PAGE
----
No more Mrs Standard Bank or Mr MTN
There are two places where you get to talk about who you are and what you do: the headline at the top of your profile and under your “Title” in the various Experience fields.
Let us start with the Title field. Under Experience you will indicate which company you work for, how long you have been there, and what your Title is. What LinkedIn is looking for here is what your position is in the company, not whether or not you are married. I have seen too many people put in Mr, or Mrs or Ms or Dr instead of Marketing Manager, CEO or Intern. When you view their position after it has been edited, it places that position right before your company name so it will read ‘Mrs Standard Bank’ instead of ‘Client Liaison Standard Bank’.
Always check what your profile looks like after you have edited and fix anything that looks wrong. Otherwise, far from creating a professional image for you, your LinkedIn profile may make you look like you cannot handle modern communication.
Bonus tip – If you want to see what your profile looks like to someone else, from your profile page, just besides your profile photo, is a blue box with a down arrow. One of the options from the down arrow is “View Profile As ..”. Clicking on that allows you to view yourself as an outsider would. Or simply go onto someone else’s computer and have a quick look see.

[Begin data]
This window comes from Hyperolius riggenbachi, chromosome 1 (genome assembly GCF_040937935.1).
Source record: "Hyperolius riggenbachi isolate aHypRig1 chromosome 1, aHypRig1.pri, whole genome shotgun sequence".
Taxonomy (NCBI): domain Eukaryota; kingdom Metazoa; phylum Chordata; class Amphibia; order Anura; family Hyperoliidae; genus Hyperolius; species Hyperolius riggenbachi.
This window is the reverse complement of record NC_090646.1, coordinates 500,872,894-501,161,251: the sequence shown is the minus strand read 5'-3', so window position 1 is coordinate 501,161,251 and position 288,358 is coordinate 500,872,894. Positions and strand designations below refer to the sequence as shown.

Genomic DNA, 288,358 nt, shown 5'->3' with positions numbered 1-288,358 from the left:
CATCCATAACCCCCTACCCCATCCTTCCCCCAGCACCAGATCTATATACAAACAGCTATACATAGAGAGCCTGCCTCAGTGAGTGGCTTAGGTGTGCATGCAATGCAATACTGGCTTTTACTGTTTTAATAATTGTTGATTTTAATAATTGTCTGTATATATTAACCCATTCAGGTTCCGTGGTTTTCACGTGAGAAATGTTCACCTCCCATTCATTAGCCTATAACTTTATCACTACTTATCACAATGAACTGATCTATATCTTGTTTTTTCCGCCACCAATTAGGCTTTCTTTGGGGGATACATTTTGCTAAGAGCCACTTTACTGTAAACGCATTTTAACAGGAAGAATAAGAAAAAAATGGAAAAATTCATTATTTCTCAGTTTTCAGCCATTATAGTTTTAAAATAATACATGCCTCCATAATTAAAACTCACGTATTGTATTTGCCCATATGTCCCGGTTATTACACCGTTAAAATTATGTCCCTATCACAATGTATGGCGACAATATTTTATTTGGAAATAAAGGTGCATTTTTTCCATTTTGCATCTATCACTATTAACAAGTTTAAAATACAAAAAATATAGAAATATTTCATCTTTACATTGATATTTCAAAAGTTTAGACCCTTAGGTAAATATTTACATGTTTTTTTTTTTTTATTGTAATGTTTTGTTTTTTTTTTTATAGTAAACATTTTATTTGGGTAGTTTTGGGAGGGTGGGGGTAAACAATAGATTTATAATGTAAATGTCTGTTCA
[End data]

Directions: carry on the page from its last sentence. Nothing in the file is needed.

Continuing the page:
As you update your most recent Experience position, there is an option that allows you to update your Headline
with this position. Many people do this, but then I think you miss a trick with the headline itself.
Now this is part art, part guts and glory. Your headline should not say just what you do, but it should imply who you are, and most importantly, what value you bring to the person engaging with your profile.
If I look at a person whose Headline reads “Owner”, I have no idea whether they own their own, one person business or own a share in a company or own 100% stock in a company that is about to be listed, or if they own a share in a race horse. “Owner” doesn’t tell me anything about the person, their field, or what they can do for me if we connect.
Here are some examples.
Mr at Freelance, has allowed his incorrect title in his position, to also be his headline.
Bernice has updated her Headline after her position and stated her value to a prospective client.
Just remember though, if you get fancy with your title, that recruiters are less likely to come across your profile. While they are searching for ‘Marketing Manager’ and you are proudly calling yourself ‘Marketing Wizard’, you may fall out of their net.
My recommendation is to have fun with your Headline, but keep your title more traditional.